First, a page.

If This is Paradise, I Want My Money Back
If you have ever dreamed of revenge on that man who did you wrong, then you will find plenty to enjoy with this chick lit story from across the pond. While first published in 2009 in the United Kingdom, American readers now have the opportunity to enjoy the mayhem that is Charlotte.
After Charlotte Grey hears the rumors that her boyfriend James Kane has been cheating on her, she rushes home to confront him. Devastated with his admission that he no longer loves her and at his request she move out, she jumps in her car, intent only on getting away from the scene of her heartbreak. Not only is she losing her boyfriend and her home, but also her job, since her ex’s new lover is a client of her firm. Her anguish causes her to drive erratically, and after pulling out to pass a car she is involved in a head on collision, putting her in the hospital with a skull fracture and coma. Not that this is a wholly bad thing. She figures she must be on some great drugs because everything is so nice and serene.
Well, except when her mother, sister Kate and best friend Fiona visit. Her mother puts on rat pack Vegas style music in the guise of it being Charlotte’s favorite. Her sister Kate confides all her worries about getting pregnant and her best friend Fiona goes on and on about her Internet dating prospects. Talk, talk, talk, you would think that someone told these people that hearing is the last to go, and by talking they can pull Charlotte back. If Charlotte didn’t know better, she would think they are having some type of contest over who can get her to open her eyes. She just wants to enjoy her little break from living. But when James visits and she overhears him talking to the bimbo, cooing that he LOVES her, it agitates Charlotte, if you call a cardiac arrest agitating. Next thing you know, she’s hearing her deceased father’s voice.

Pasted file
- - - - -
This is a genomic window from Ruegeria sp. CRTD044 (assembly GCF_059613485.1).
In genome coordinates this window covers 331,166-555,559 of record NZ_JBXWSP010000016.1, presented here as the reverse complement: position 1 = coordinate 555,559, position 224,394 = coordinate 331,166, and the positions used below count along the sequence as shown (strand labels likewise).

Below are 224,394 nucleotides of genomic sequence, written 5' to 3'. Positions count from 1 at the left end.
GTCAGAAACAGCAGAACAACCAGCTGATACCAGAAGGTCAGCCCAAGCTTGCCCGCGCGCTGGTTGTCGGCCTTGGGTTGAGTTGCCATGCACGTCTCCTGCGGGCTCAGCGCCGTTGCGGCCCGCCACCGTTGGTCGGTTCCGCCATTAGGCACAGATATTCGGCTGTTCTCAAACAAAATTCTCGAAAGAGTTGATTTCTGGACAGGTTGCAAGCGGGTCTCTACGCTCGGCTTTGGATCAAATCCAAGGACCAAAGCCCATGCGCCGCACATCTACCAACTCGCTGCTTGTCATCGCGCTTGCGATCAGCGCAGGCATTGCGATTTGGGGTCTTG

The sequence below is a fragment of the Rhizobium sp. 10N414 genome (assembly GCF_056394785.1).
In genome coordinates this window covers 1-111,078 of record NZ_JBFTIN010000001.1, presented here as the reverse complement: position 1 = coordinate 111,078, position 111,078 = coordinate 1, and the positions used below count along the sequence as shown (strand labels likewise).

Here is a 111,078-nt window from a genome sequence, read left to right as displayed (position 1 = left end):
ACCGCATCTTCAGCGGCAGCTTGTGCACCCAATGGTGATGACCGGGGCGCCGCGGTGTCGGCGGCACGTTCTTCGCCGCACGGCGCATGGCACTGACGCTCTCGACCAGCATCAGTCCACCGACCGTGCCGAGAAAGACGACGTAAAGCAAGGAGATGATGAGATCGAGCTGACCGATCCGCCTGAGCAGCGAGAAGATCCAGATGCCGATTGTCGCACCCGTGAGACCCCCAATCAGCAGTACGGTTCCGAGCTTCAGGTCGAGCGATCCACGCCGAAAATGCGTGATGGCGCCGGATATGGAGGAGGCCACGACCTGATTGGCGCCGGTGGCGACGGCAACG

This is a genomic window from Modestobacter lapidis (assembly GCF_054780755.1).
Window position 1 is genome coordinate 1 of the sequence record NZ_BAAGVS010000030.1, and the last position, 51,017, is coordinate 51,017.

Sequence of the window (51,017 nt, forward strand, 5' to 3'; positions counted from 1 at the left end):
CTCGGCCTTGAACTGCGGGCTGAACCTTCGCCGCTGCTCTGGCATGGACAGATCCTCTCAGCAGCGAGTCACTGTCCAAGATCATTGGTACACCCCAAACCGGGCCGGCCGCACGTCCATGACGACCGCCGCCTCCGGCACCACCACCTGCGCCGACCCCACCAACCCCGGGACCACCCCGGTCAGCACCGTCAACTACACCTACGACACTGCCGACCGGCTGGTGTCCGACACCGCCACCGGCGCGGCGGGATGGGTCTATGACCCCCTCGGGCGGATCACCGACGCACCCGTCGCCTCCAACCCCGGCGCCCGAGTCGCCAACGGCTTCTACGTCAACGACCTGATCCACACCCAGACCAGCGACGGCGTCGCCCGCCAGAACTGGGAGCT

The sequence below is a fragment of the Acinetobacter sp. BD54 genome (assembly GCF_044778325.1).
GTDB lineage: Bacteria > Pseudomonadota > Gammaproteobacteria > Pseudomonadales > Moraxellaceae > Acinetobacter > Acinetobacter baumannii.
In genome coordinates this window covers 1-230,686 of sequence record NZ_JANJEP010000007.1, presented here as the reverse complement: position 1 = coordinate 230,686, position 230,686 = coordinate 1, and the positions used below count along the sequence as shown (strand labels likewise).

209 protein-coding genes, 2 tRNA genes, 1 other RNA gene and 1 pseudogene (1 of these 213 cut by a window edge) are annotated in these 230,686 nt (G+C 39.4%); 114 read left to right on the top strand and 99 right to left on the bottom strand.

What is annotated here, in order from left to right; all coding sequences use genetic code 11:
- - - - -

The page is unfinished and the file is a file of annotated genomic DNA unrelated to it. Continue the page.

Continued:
Normally, this would be a good thing, because she has missed him so. However he died ten years ago, so this must mean that she is. . . dead. Seeing only blurry objects and a lot of white, she hesitantly asks where she is. Being told that she is in an assessment area doesn’t bring her any relief because she fears they will assess her miserable life and decide she belongs way below. Still, her dad reassures her and she spends what seems like eternity having nice long chats with him, pouring out her grievances against her lying, cheating ex-boyfriend and meeting old relatives, most of whom had died before her birth. Heaven is sure not very exciting. There is a woman that bears a resemblance to the decreased Queen Mother, but no Princess Di or anyone that looks younger than eighty. When her dad asks if she is interested in doing a little work, she is agreeable but keeps her expectations low, thinking it will have something to do with helping the elderly. However, she is beyond excited to discover she will be doing angelic work. . . until she finds out that her subject is James.
Her inability to move objects is disappointing since she would love to cause James bodily harm but finding out that he can hear her voice brings some compensation. And she is not shy about using it, causing him all sorts of havoc. She gave up her dreams for this man and he is going to pay. If only her mother, Kate, and Fiona could hear her also because they are in desperate need of angelic intervention. Still, Charlotte is a quick study in angel school, so she knows how to invade dreams to make her point.
Ms. Carroll is a new-to-me author, and I really enjoyed her clever humor. Her references to modern culture provide an easy way for readers to identify with the characters, although the mention of a now deceased singer dates the story.
While getting even with an ex may be many women’s fantasy, I did get a little tired of Charlotte’s retaliation and thought that her moment of truth occurred somewhat tardily. I appreciated more her interference in Kate and Fiona’s lives. There is a scene reminiscent of Dickens’ A Christmas Carol that is superbly funny. And Charlotte’s visits to her mother are poignant in their simplicity. Although the book kept me turning the pages, I did still feel that it was overly long. This and Charlotte’s delayed realization is the reason for the B- grade instead of a B. Still, this often lighthearted novel about the cathartic wrath of a woman scorned hits a home run on the difficulties of relationships and the loving connection between family and friends. The ending of If This is Paradise, I Want My Money Back is not really a surprise, but I wouldn’t have it any other way.